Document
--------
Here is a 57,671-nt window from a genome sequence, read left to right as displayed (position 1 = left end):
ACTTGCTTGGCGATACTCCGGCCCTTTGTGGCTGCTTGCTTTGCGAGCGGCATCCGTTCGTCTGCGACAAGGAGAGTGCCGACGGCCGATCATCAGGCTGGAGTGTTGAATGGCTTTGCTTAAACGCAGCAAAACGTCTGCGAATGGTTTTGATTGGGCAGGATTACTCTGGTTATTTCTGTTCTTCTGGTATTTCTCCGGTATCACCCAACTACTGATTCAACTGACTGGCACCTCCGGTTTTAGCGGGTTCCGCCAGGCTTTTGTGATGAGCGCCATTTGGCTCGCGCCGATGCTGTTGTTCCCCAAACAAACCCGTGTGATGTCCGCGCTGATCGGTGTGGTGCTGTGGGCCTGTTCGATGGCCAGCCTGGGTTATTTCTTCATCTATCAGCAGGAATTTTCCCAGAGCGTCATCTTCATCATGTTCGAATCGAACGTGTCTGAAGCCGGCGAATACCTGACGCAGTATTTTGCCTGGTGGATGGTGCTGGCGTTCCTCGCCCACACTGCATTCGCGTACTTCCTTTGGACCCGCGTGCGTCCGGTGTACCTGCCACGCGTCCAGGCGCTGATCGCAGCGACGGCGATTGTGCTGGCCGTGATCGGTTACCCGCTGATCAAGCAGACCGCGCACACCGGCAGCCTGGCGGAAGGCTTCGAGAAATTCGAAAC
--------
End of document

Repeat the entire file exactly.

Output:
Here is a 57,671-nt window from a genome sequence, read left to right as displayed (position 1 = left end):
ACTTGCTTGGCGATACTCCGGCCCTTTGTGGCTGCTTGCTTTGCGAGCGGCATCCGTTCGTCTGCGACAAGGAGAGTGCCGACGGCCGATCATCAGGCTGGAGTGTTGAATGGCTTTGCTTAAACGCAGCAAAACGTCTGCGAATGGTTTTGATTGGGCAGGATTACTCTGGTTATTTCTGTTCTTCTGGTATTTCTCCGGTATCACCCAACTACTGATTCAACTGACTGGCACCTCCGGTTTTAGCGGGTTCCGCCAGGCTTTTGTGATGAGCGCCATTTGGCTCGCGCCGATGCTGTTGTTCCCCAAACAAACCCGTGTGATGTCCGCGCTGATCGGTGTGGTGCTGTGGGCCTGTTCGATGGCCAGCCTGGGTTATTTCTTCATCTATCAGCAGGAATTTTCCCAGAGCGTCATCTTCATCATGTTCGAATCGAACGTGTCTGAAGCCGGCGAATACCTGACGCAGTATTTTGCCTGGTGGATGGTGCTGGCGTTCCTCGCCCACACTGCATTCGCGTACTTCCTTTGGACCCGCGTGCGTCCGGTGTACCTGCCACGCGTCCAGGCGCTGATCGCAGCGACGGCGATTGTGCTGGCCGTGATCGGTTACCCGCTGATCAAGCAGACCGCGCACACCGGCAGCCTGGCGGAAGGCTTCGAGAAATTCGAAAC